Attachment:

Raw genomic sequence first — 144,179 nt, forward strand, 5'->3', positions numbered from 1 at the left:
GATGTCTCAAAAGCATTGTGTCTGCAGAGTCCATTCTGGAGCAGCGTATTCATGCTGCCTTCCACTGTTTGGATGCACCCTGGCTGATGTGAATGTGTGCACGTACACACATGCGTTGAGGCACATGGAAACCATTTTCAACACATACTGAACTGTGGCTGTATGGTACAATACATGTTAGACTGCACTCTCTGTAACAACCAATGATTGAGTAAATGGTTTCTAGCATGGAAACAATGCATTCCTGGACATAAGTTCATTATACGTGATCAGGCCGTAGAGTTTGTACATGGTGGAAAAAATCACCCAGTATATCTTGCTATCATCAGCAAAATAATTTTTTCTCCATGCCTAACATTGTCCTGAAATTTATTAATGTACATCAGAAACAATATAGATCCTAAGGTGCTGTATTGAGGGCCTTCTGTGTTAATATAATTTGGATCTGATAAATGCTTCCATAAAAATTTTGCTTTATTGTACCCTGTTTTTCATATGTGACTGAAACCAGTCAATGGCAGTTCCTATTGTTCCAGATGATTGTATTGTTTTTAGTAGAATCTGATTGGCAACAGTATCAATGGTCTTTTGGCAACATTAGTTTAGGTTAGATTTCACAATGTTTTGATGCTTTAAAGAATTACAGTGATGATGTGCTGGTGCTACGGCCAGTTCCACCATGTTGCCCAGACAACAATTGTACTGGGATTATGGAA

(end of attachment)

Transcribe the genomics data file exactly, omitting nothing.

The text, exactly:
Raw genomic sequence first — 144,179 nt, forward strand, 5'->3', positions numbered from 1 at the left:
GATGTCTCAAAAGCATTGTGTCTGCAGAGTCCATTCTGGAGCAGCGTATTCATGCTGCCTTCCACTGTTTGGATGCACCCTGGCTGATGTGAATGTGTGCACGTACACACATGCGTTGAGGCACATGGAAACCATTTTCAACACATACTGAACTGTGGCTGTATGGTACAATACATGTTAGACTGCACTCTCTGTAACAACCAATGATTGAGTAAATGGTTTCTAGCATGGAAACAATGCATTCCTGGACATAAGTTCATTATACGTGATCAGGCCGTAGAGTTTGTACATGGTGGAAAAAATCACCCAGTATATCTTGCTATCATCAGCAAAATAATTTTTTCTCCATGCCTAACATTGTCCTGAAATTTATTAATGTACATCAGAAACAATATAGATCCTAAGGTGCTGTATTGAGGGCCTTCTGTGTTAATATAATTTGGATCTGATAAATGCTTCCATAAAAATTTTGCTTTATTGTACCCTGTTTTTCATATGTGACTGAAACCAGTCAATGGCAGTTCCTATTGTTCCAGATGATTGTATTGTTTTTAGTAGAATCTGATTGGCAACAGTATCAATGGTCTTTTGGCAACATTAGTTTAGGTTAGATTTCACAATGTTTTGATGCTTTAAAGAATTACAGTGATGATGTGCTGGTGCTACGGCCAGTTCCACCATGTTGCCCAGACAACAATTGTACTGGGATTATGGAA